Temporal variation and host association in the Campylobacter population in a longitudinal ruminant farm study

Emma L. Sproston, Iain D. Ogden, Marion MacRae, John F. Dallas, Samuel K. Sheppard, Alison J. Cody, Frances M. Colles, Michael J. Wilson, Ken J. Forbes, Norval J C Strachan

Research output: Contribution to journalArticlepeer-review

31 Citations (SciVal)


Campylobacter jejuni and C. coli were quantified and typed, using multilocus sequence typing (MLST), from fecal samples collected from a mixed cattle and sheep farm during summer. Cattle had a significantly higher prevalence than sheep (21.9% [74/338] and 14.0% [30/214], respectively), but both decreased over time. There were no differences in the average Campylobacter concentrations shed by cattle (600 CFU g -1) and sheep (820 CFU g -1), although sheep did show a significant temporal reduction in the number of Campylobacter organisms shed in their feces. A total of 21 different sequence types (STs) (97.7% C. jejuni, 2.3% C. coli) were isolated from cattle, and 9 different STs were isolated from sheep (40.6% C. jejuni, 59.4% C. coli). The Campylobacter population in cattle was relatively stable, and the frequencies of genotypes isolated showed little temporal variation. However, the composition of subtypes isolated from sheep did show significant temporal differences. The cattle and sheep consistently showed significant differences in their carriage of Campylobacter species, STs, and CCs despite the fact that both were exposed to the same farming environment. This work has highlighted the patterns of a Campylobacter population on a ruminant farm by identifying the existence of both temporal and between-host variations.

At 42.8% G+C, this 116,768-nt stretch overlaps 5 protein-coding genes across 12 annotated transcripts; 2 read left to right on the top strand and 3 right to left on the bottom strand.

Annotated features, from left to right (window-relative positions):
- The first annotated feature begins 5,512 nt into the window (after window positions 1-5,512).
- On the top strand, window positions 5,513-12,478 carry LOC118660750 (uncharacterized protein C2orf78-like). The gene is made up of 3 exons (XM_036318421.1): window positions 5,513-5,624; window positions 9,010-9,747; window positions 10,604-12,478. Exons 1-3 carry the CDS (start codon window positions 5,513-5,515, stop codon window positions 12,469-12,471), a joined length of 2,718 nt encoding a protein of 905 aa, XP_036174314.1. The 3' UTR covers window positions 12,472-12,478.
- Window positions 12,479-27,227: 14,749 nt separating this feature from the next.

Original languageEnglish
Pages (from-to)6579-6586
Number of pages8
JournalApplied and Environmental Microbiology
Issue number18
Early online date8 Sept 2011
Publication statusPublished - Sept 2011

ASJC Scopus subject areas

  • Applied Microbiology and Biotechnology
  • Food Science
  • Biotechnology
  • Ecology


Dive into the research topics of 'Temporal variation and host association in the Campylobacter population in a longitudinal ruminant farm study'. Together they form a unique fingerprint.

Cite this